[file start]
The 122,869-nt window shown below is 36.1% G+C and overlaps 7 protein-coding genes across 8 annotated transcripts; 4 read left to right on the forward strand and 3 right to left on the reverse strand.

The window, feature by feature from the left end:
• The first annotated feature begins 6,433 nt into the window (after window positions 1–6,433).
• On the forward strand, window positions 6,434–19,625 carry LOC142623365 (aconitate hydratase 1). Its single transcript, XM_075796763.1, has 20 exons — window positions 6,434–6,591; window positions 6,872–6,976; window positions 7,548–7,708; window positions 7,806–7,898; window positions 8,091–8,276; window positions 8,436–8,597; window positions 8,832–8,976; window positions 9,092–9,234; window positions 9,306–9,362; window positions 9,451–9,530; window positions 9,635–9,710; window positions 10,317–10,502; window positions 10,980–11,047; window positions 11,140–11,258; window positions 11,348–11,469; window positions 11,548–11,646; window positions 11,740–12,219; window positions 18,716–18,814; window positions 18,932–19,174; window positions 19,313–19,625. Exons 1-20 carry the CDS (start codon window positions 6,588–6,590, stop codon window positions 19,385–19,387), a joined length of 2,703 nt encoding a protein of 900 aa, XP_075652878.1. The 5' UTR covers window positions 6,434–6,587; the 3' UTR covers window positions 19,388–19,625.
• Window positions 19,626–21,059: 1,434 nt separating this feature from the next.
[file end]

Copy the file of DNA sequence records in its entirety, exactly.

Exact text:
The 122,869-nt window shown below is 36.1% G+C and overlaps 7 protein-coding genes across 8 annotated transcripts; 4 read left to right on the forward strand and 3 right to left on the reverse strand.

The window, feature by feature from the left end:
• The first annotated feature begins 6,433 nt into the window (after window positions 1–6,433).
• On the forward strand, window positions 6,434–19,625 carry LOC142623365 (aconitate hydratase 1). Its single transcript, XM_075796763.1, has 20 exons — window positions 6,434–6,591; window positions 6,872–6,976; window positions 7,548–7,708; window positions 7,806–7,898; window positions 8,091–8,276; window positions 8,436–8,597; window positions 8,832–8,976; window positions 9,092–9,234; window positions 9,306–9,362; window positions 9,451–9,530; window positions 9,635–9,710; window positions 10,317–10,502; window positions 10,980–11,047; window positions 11,140–11,258; window positions 11,348–11,469; window positions 11,548–11,646; window positions 11,740–12,219; window positions 18,716–18,814; window positions 18,932–19,174; window positions 19,313–19,625. Exons 1-20 carry the CDS (start codon window positions 6,588–6,590, stop codon window positions 19,385–19,387), a joined length of 2,703 nt encoding a protein of 900 aa, XP_075652878.1. The 5' UTR covers window positions 6,434–6,587; the 3' UTR covers window positions 19,388–19,625.
• Window positions 19,626–21,059: 1,434 nt separating this feature from the next.